Traditionally in BSA units, National recommends that units do an annual planning conference one time per year. This is designed to discuss the budget, annual calendar, and longer-term projects, like high adventure outings. The idea is that at least once per year that the unit makes sure that it is staying on course. This is usually done concurrently with the annual program calendar.
The result is that the unit has a full agenda to talk about the calendar. Dealing with other long range issues gets varying discussion and analysis. For units that do the planning as part of an evening meeting, they run out of time quickly. For units that have a full retreat, they have plenty of time, but may have different items on their agenda.
Compounding the problem, most officers of the unit only plan to be with the unit until their son (and soon to be, daughters) leave the unit. This makes planning a much shorter term vision than the unit probably needs. But in terms of prioritzation, it allows the players to focus on what affects them and shorten the agenda.
Scouting already has a tendency to “meeting” our volunteers to death. We tend to have too many short meetings rather than taking the time to do a retreat once.
For attendees, please plan on bringing the following items
Watch this page for updates on any last minute updates.
Den Leaders, like all registered leaders in North Star, must be trained in order to allow them to be registered with their pack at rechartering. This is one of the largest training deficiencies that we have in the district.
That means that they need to take the online training under My Profile at my.scouting.org.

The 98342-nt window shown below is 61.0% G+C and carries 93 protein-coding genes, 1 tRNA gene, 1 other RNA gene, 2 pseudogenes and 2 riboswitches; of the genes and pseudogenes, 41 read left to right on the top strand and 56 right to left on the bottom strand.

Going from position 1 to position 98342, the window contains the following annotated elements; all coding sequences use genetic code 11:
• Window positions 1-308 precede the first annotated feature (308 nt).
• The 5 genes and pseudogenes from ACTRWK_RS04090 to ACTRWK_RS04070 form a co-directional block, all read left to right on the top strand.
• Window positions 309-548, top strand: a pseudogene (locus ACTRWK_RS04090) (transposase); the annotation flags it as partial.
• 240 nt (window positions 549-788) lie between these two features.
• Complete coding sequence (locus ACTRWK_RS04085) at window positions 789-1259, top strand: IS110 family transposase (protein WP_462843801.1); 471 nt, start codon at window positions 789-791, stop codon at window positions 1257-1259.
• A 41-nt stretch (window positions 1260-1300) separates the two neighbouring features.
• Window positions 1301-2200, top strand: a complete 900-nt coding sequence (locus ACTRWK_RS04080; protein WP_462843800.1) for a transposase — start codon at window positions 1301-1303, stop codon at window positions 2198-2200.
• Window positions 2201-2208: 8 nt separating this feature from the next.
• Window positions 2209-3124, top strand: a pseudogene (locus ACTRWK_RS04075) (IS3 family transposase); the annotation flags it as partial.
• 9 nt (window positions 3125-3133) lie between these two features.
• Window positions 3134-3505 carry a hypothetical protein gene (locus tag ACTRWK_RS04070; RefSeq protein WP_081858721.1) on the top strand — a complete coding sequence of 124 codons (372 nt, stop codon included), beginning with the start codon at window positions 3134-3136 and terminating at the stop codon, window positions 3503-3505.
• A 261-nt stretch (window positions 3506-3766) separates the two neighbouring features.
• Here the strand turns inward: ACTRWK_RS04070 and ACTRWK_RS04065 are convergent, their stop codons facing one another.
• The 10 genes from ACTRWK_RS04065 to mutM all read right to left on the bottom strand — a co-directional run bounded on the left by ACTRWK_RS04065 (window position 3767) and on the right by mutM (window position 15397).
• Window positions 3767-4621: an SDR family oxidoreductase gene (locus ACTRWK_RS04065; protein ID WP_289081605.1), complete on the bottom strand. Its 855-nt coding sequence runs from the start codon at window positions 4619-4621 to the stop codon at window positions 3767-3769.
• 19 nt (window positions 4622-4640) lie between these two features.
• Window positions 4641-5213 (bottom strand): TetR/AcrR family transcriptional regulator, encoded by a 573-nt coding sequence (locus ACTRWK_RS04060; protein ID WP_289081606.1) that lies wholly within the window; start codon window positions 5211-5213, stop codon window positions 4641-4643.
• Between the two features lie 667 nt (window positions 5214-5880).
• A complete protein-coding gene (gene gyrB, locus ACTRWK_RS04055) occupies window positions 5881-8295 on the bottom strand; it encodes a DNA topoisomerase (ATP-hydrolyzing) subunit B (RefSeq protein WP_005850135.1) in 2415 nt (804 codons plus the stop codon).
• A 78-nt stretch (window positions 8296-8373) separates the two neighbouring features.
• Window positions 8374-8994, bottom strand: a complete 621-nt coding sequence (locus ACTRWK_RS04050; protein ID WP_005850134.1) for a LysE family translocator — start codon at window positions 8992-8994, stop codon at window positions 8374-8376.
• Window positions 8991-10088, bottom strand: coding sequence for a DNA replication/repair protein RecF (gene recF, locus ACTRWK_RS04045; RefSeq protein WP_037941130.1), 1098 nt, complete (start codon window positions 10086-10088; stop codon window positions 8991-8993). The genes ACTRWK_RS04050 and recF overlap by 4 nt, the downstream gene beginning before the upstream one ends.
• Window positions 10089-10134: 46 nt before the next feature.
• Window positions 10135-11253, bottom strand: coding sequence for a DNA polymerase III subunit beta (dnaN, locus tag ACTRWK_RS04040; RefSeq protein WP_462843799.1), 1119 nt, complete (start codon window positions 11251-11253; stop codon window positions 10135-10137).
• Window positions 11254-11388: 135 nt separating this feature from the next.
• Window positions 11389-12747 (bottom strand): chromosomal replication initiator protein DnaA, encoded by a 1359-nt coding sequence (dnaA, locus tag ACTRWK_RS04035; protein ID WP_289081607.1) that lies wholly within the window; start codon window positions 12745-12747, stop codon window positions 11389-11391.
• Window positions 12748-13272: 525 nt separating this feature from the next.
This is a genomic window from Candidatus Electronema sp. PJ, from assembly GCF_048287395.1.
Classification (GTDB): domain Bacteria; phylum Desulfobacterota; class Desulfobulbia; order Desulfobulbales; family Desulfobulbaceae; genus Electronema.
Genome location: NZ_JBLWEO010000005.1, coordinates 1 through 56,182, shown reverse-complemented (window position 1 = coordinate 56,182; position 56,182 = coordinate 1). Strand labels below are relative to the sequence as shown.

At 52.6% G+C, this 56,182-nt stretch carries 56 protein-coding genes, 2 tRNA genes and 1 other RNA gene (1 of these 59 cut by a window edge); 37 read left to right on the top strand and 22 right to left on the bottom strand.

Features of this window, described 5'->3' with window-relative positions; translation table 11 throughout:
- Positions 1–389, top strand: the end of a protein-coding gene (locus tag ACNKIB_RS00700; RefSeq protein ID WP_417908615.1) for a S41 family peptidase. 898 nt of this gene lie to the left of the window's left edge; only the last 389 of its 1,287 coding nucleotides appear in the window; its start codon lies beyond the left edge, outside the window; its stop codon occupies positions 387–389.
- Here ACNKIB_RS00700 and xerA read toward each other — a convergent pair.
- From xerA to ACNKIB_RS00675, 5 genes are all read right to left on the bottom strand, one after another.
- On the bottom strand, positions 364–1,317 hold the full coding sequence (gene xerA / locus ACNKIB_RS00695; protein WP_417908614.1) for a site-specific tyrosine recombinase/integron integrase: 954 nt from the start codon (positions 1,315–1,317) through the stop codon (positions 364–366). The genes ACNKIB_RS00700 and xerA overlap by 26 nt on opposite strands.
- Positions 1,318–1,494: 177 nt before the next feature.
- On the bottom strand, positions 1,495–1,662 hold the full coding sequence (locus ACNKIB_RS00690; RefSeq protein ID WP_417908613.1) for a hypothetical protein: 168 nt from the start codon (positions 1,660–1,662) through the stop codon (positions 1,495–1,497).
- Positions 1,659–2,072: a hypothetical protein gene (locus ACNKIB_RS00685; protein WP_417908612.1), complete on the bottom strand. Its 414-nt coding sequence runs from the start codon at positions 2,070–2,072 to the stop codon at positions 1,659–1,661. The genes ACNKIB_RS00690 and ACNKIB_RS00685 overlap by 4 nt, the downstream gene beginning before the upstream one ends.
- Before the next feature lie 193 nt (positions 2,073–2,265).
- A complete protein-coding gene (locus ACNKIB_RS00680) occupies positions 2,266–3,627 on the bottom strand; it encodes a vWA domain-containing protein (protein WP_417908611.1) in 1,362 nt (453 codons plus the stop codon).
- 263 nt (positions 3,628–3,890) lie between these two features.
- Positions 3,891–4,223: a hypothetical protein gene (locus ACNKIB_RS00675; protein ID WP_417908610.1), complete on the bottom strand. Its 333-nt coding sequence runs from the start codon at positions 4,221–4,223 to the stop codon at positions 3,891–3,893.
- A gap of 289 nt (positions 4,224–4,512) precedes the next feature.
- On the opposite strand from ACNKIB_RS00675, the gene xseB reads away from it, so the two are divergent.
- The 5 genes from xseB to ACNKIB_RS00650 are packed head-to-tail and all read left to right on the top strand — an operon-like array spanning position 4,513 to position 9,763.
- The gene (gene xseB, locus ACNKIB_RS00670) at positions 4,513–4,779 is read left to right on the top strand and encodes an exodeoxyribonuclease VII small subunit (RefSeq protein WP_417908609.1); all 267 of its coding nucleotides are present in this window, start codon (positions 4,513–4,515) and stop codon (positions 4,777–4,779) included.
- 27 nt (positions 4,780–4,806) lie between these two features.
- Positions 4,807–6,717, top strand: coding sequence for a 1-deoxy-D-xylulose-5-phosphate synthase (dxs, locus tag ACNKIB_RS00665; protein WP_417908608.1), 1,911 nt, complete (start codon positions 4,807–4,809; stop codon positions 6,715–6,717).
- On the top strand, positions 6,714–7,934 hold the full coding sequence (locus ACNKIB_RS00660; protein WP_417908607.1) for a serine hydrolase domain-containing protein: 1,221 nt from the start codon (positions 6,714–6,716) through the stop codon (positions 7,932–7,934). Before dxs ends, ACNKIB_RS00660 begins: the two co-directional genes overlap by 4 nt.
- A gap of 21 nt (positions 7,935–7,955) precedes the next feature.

The biggest obstacle to get people trained online is that do not have a working my.scouting.org account.
At the next meeting, have a listed of people who need training. Pull each one aside and have them login to their my.scouting.org account. Have them go to the Training section and make sure that they can start the online training by picking the right course. You will identify problems quickly this way. Then let them finish at home.
We will also be offering a Den Leader Training in person at the next Cub Scout Roundtable, Thursday, November 9, 2017 at 7:00 pm at Luke’s Lodge, on the campus of St. Luke’s United Methodist Church, 100 W 86th St, Indianapolis, IN 46260. This will be the last live offering in calendar year 2017 for North Star District (and third roundtable offering of the same). You can register here.
Scout troops should follow the same pattern.
All training is available online this year, except Scoutmasters’ and Assistant Scoutmasters’ class Introduction to Outdoor Leadership Skills which will be offered at Belzer October 27-29, 2017. Click here to register. (The one on the training hub is out-of-date, and has been replaced with this one.)
Thank you to all the scouters who have been updating their Youth Protection Training. Your efforts are paying off. In 2018 we are running ahead of 2017.
We still have a bunch more to go, the trends are excellent.
This Thursday we will have a busy roundtable.
We will have all the following at 7:00 pm
- Den Leader Specific Training for all grades;
- Camping skills for Webelos Den Leaders and Cubmasters with demonstrations by boy scouts from Troop 56;
- Introduction to Rechartering methods and other fun of unit administration. This is open to all persons handling rechartering; and
- An open forum for boy scout leaders not involved in rechartering.
We will also have Youth Protection Training for Cubs and Scouts live at 6:30 pm.
See you Thursday at Luke’s Lodge on northeast corner of campus of St Luke’s United Methodist Church, 100 West 86th St, Indianapolis, IN 46260 at 7:00 pm.